Massage can ease your arthritis symptoms. Recent studies on the effects of massage for arthritis symptoms have shown regular use of the simple therapy led to improvements in pain, stiffness, range of motion, hand grip strength and overall function of the joints.
Massages come in all shapes and sizes. From the 15-minute chair massage at the mall to the 90-minute seaweed mask and aromatherapy massage at the luxury spa in town, there are all types of massage available to you. Traditional Swedish massage involves long, fluid stroking of muscles and tissues, while deep tissue massage focuses on manipulation of both top and deeper layers of muscles and tissues, often requiring intense, focused pressure by the therapist. Other types include hot stone massage, reflexology, trigger point massage and more.
Do your homework. The American Massage Therapy Association recommends that you ask any prospective therapist if they are licensed, if they are certified by the National Certification Board for Therapeutic Massage and Bodywork (NCBTMB), where they received their training or if they graduated from a program accredited by the Commission on Massage Therapy Accreditation, and if they’re trained in any specific massage techniques.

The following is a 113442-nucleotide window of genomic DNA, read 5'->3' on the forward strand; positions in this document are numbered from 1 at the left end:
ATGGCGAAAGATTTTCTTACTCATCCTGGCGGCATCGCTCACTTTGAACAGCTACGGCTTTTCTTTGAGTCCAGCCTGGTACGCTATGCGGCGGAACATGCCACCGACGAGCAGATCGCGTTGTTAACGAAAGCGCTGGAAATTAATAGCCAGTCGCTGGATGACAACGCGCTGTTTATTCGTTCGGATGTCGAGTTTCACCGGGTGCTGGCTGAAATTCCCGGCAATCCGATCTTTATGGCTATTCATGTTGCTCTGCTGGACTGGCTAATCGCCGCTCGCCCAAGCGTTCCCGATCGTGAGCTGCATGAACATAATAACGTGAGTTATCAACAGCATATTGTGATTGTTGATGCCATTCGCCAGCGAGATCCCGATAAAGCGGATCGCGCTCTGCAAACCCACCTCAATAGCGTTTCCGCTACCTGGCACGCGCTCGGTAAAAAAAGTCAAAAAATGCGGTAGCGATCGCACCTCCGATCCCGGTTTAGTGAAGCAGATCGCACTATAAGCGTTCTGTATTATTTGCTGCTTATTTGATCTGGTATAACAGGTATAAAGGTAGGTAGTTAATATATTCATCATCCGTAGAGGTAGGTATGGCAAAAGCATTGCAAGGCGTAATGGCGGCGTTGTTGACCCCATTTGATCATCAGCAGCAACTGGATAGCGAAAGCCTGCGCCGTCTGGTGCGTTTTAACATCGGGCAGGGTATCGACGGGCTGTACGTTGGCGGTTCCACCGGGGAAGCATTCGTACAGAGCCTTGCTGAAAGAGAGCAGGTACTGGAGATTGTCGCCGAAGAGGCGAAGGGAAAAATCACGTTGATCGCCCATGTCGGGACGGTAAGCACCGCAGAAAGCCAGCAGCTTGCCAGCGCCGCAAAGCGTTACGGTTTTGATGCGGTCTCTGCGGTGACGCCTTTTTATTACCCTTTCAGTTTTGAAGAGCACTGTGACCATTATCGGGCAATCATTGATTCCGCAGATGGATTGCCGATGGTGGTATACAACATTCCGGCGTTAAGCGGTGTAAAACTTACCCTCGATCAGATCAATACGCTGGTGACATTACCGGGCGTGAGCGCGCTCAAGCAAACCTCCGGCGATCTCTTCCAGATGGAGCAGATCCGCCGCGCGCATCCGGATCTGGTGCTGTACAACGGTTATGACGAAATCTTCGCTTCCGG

Massage is not medicine. It’s a complement to your doctor-prescribed arthritis treatment. You should enjoy experiencing a massage, and it should not increase your pain or anxiety. Communication with your doctor and massage therapist beforehand can ensure that massage is right for you and help you achieve beneficial results. Remember: Massage should make your arthritis pain and stiffness feel better, not worse.
Communication is the key to an enjoyable and relaxing massage. If you have arthritis, it’s very important to find a therapist who communicates with you about your disease. Tell your therapist you have arthritis, and be as specific as possible, when you book your appointment. Let her know if your arthritis affects your knees, hips, or back, for example, so she can use care when applying massage to those areas, or avoiding them altogether.